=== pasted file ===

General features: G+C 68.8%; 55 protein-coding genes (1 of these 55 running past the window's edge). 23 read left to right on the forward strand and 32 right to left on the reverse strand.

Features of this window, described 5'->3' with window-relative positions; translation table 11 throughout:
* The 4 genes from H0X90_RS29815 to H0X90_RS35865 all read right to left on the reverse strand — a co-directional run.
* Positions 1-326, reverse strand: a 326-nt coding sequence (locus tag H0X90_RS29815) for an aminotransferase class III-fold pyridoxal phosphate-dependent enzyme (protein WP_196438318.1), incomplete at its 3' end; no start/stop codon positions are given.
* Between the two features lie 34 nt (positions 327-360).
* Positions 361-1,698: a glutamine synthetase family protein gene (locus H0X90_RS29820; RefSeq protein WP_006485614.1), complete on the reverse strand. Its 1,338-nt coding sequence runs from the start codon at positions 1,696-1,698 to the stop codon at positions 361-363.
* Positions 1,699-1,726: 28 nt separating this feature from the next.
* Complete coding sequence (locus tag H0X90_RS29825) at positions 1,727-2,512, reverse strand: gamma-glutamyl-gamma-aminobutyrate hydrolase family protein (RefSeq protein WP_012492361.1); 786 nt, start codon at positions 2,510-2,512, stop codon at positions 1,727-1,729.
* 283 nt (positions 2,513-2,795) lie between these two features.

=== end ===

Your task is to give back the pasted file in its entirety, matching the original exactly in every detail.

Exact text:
General features: G+C 68.8%; 55 protein-coding genes (1 of these 55 running past the window's edge). 23 read left to right on the forward strand and 32 right to left on the reverse strand.

Features of this window, described 5'->3' with window-relative positions; translation table 11 throughout:
* The 4 genes from H0X90_RS29815 to H0X90_RS35865 all read right to left on the reverse strand — a co-directional run.
* Positions 1-326, reverse strand: a 326-nt coding sequence (locus tag H0X90_RS29815) for an aminotransferase class III-fold pyridoxal phosphate-dependent enzyme (protein WP_196438318.1), incomplete at its 3' end; no start/stop codon positions are given.
* Between the two features lie 34 nt (positions 327-360).
* Positions 361-1,698: a glutamine synthetase family protein gene (locus H0X90_RS29820; RefSeq protein WP_006485614.1), complete on the reverse strand. Its 1,338-nt coding sequence runs from the start codon at positions 1,696-1,698 to the stop codon at positions 361-363.
* Positions 1,699-1,726: 28 nt separating this feature from the next.
* Complete coding sequence (locus tag H0X90_RS29825) at positions 1,727-2,512, reverse strand: gamma-glutamyl-gamma-aminobutyrate hydrolase family protein (RefSeq protein WP_012492361.1); 786 nt, start codon at positions 2,510-2,512, stop codon at positions 1,727-1,729.
* 283 nt (positions 2,513-2,795) lie between these two features.